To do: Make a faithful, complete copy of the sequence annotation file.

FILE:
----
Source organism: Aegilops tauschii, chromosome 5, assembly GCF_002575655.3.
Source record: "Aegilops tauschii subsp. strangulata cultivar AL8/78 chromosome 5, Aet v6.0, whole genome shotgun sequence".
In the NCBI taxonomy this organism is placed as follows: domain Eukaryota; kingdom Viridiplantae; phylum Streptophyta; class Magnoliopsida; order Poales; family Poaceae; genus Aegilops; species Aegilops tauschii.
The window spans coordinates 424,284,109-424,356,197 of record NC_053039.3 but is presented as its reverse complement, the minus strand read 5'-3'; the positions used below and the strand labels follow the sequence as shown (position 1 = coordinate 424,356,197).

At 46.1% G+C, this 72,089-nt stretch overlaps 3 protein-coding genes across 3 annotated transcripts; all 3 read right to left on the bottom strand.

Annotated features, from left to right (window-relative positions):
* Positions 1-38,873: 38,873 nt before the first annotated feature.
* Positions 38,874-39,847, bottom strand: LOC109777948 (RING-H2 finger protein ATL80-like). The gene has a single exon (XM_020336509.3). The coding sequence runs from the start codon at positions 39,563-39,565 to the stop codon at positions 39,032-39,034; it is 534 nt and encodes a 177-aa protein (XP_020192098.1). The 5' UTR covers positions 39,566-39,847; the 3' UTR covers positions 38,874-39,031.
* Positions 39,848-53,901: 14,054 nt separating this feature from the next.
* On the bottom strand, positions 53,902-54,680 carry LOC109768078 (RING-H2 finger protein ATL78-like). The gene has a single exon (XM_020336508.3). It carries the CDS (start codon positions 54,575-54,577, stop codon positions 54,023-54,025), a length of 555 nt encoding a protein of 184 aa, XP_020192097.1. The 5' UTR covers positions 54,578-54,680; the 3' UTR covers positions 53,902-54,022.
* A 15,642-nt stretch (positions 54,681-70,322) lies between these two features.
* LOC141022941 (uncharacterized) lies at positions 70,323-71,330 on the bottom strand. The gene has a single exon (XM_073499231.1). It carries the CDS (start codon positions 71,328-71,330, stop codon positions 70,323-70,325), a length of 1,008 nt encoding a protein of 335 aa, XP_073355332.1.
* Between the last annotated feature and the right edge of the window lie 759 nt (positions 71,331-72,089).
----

Source organism: Aegilops tauschii, chromosome 5, assembly GCF_002575655.3.
Source record: "Aegilops tauschii subsp. strangulata cultivar AL8/78 chromosome 5, Aet v6.0, whole genome shotgun sequence".
In the NCBI taxonomy this organism is placed as follows: domain Eukaryota; kingdom Viridiplantae; phylum Streptophyta; class Magnoliopsida; order Poales; family Poaceae; genus Aegilops; species Aegilops tauschii.
The window spans coordinates 424,284,109-424,356,197 of record NC_053039.3 but is presented as its reverse complement, the minus strand read 5'-3'; the positions used below and the strand labels follow the sequence as shown (position 1 = coordinate 424,356,197).

At 46.1% G+C, this 72,089-nt stretch overlaps 3 protein-coding genes across 3 annotated transcripts; all 3 read right to left on the bottom strand.

Annotated features, from left to right (window-relative positions):
* Positions 1-38,873: 38,873 nt before the first annotated feature.
* Positions 38,874-39,847, bottom strand: LOC109777948 (RING-H2 finger protein ATL80-like). The gene has a single exon (XM_020336509.3). The coding sequence runs from the start codon at positions 39,563-39,565 to the stop codon at positions 39,032-39,034; it is 534 nt and encodes a 177-aa protein (XP_020192098.1). The 5' UTR covers positions 39,566-39,847; the 3' UTR covers positions 38,874-39,031.
* Positions 39,848-53,901: 14,054 nt separating this feature from the next.
* On the bottom strand, positions 53,902-54,680 carry LOC109768078 (RING-H2 finger protein ATL78-like). The gene has a single exon (XM_020336508.3). It carries the CDS (start codon positions 54,575-54,577, stop codon positions 54,023-54,025), a length of 555 nt encoding a protein of 184 aa, XP_020192097.1. The 5' UTR covers positions 54,578-54,680; the 3' UTR covers positions 53,902-54,022.
* A 15,642-nt stretch (positions 54,681-70,322) lies between these two features.
* LOC141022941 (uncharacterized) lies at positions 70,323-71,330 on the bottom strand. The gene has a single exon (XM_073499231.1). It carries the CDS (start codon positions 71,328-71,330, stop codon positions 70,323-70,325), a length of 1,008 nt encoding a protein of 335 aa, XP_073355332.1.
* Between the last annotated feature and the right edge of the window lie 759 nt (positions 71,331-72,089).